German gas alarm klaxon captured at Mont St Quentin : 20 Battalion, AIF

Accession Number RELAWM04080
Collection type Heraldry
Object type Heraldry
Physical description Brass, Steel, Tin, Wood
Location Main Bld: First World War Gallery: Western Front 1918: Mont St Quentin
Maker Unknown
Place made Germany
Date made c 1916 - 1918
Conflict First World War, 1914-1918

Hand cranked, hand-held horn klaxon, comprising a cast steel cranking unit with an integral handle. Emerging from the rear is a rotating crank bar fitted with a shaped wooden handle. This unit is bolted to a wide, rivetted circular tin diaphram housing. A thin steel diaphragm is held within this unit, and an attached tubular tin horn amplifies the sound. Soldered to the upper face of the horn is a brass plaque with the following impressed into the surface: 'German klaxon horn used to sound a gas alarm in the trenches. Captured by 20th Aust Inf Battalion at Mt St Quentin on the Somme, France 31.8.18'. The surface of the horn under this plaque has been roughened to allow the solder to key to the tin. The whole unit is painted brown. Turning the handle anticlockwise produces a regular and sharp clacking sound, amplified by the diaphram and horn.

History / Summary

This gas alarm klaxon forms part of a collection of enemy equipment captured by 20th Battalion, AIF on 31 August 1918 as a result of their (and other battalion's) successful and rapid assault towards Mont St Quentin. As part of 5th Brigade, 20th Battalion had approached from the northwest via a crossing of the Somme River at Feuilleres, once the town of Clery had been neutralised, and at dawn on 30 August, assembled and attacked from a point just east of Clery, with 17 and 19 Battalions on their right flank. Their task was to 'seize the line of the road down the northern slope to Feuillaucourt bridge at the bottom' (Bean, Vol VI p 805). This northwest flank formed the main preparations for the attack on Mont St Quentin. The depleted battalion (only 300 strong including 50 headquarters staff) attacked towards a spur (known as the 1916 knoll), thrusting through Eleu Alley, dispersing the defenders (80th German Infantry Regiment) and consolidating their positions. They secured the knoll and waited to renew the attack the next morning, 31 August, at 5 am, with 17 Battalion on their right. As an artillery barrage on Gottlieb Trench ahead pounded German positions, the 20th started bombing up German trenches (Nich Trench, Morava Trench and Oflant Alley), surprising the defenders who were either captured, killed or ran away. Reaching Gottlieb Trench, they waited for the bombardment to cease before entering the town.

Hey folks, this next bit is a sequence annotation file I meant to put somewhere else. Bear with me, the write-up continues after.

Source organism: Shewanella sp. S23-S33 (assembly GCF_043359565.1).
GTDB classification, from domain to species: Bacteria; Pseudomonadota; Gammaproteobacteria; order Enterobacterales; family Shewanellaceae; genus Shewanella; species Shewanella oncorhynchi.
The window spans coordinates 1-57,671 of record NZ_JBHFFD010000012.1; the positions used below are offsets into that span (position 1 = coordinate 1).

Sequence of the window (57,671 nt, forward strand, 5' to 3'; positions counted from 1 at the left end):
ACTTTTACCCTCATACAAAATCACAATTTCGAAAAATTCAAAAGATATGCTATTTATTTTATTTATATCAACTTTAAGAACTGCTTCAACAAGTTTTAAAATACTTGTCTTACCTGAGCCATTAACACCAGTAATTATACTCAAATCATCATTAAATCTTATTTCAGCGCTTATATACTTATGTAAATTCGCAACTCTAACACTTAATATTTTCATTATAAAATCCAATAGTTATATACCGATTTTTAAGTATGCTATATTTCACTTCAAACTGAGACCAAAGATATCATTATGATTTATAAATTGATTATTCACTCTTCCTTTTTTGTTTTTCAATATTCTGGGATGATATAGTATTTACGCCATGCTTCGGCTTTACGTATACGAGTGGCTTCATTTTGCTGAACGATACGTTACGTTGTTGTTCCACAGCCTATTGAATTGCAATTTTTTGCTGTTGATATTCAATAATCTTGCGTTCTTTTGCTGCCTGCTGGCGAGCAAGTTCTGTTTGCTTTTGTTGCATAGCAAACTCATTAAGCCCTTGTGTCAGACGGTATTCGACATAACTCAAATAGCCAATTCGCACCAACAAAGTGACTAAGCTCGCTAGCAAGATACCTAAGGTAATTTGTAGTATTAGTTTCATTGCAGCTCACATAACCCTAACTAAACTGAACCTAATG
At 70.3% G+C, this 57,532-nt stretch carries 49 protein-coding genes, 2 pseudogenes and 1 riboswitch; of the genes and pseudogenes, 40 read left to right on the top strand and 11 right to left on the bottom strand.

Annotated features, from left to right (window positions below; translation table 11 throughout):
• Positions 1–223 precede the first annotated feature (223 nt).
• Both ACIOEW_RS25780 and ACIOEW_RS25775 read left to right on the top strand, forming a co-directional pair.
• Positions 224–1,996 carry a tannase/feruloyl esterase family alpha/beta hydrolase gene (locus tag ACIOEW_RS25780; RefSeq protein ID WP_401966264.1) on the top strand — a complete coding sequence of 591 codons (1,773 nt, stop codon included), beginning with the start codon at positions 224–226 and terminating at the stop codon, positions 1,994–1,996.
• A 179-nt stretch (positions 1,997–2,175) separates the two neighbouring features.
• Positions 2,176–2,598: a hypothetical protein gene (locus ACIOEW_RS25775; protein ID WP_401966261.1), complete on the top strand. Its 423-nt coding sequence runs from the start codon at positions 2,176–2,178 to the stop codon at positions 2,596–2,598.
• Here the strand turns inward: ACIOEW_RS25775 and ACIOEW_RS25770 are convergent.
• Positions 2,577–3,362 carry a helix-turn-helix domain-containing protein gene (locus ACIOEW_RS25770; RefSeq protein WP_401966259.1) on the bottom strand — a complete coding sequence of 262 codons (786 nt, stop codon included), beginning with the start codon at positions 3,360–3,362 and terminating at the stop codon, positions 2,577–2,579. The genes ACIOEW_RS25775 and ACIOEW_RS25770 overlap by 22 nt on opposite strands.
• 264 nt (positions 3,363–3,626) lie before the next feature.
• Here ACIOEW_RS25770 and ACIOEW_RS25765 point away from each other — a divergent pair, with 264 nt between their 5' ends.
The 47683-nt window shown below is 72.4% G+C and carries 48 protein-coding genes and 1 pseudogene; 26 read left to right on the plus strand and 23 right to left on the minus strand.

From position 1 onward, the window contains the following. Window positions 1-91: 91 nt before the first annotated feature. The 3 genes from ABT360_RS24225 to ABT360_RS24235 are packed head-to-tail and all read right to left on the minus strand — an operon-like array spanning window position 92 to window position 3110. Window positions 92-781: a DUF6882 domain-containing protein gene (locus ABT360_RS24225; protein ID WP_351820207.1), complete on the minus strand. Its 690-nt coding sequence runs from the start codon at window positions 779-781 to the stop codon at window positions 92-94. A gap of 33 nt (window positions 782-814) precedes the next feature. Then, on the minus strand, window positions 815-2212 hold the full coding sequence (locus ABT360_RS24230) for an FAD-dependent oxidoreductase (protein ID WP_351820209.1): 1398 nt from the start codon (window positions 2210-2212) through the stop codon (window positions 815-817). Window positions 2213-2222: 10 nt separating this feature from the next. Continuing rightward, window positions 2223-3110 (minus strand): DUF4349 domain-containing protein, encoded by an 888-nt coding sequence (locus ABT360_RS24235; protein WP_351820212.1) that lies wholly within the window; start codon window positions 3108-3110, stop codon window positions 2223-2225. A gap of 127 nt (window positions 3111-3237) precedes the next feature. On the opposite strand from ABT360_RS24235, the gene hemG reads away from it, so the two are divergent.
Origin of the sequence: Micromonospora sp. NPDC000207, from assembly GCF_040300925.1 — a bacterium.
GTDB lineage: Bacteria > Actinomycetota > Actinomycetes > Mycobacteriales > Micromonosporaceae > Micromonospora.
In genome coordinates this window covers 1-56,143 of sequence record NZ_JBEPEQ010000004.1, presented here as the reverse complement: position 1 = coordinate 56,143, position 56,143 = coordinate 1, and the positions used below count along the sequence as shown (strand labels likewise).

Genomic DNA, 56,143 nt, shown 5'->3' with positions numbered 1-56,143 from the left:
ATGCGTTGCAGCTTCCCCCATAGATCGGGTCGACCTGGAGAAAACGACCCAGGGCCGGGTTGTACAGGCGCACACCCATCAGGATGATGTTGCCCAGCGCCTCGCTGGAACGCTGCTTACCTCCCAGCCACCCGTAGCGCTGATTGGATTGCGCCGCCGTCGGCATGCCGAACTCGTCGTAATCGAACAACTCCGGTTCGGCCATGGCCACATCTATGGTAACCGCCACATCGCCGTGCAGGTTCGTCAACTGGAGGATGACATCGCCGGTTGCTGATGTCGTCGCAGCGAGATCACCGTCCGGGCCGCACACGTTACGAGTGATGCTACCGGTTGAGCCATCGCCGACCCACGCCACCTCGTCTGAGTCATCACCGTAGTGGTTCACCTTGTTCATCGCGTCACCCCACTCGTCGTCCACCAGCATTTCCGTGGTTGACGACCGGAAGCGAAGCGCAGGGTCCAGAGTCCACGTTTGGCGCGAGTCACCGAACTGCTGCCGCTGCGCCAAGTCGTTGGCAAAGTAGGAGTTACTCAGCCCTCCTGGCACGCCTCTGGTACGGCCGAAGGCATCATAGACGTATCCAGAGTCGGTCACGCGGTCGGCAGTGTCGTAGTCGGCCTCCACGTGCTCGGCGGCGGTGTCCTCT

The town was infiltrated by the Germans later that day but a renewed assault on the heights secured Mont St Quentin on 1 September.

This klaxon appears to have been captured from one of the forenamed trenches during the assault on the town.

The captured material was handed over to the Australian War Records Section on 16 September 1918 at Frise, during the Divisional Sports Day, and, apart from the klaxon, included a trench stretcher, a collection of rifles, a machine gun base and ammunition boxes, a pioneer saw, and a collection of 4.5 inch and 5.9 inch shell charge cases.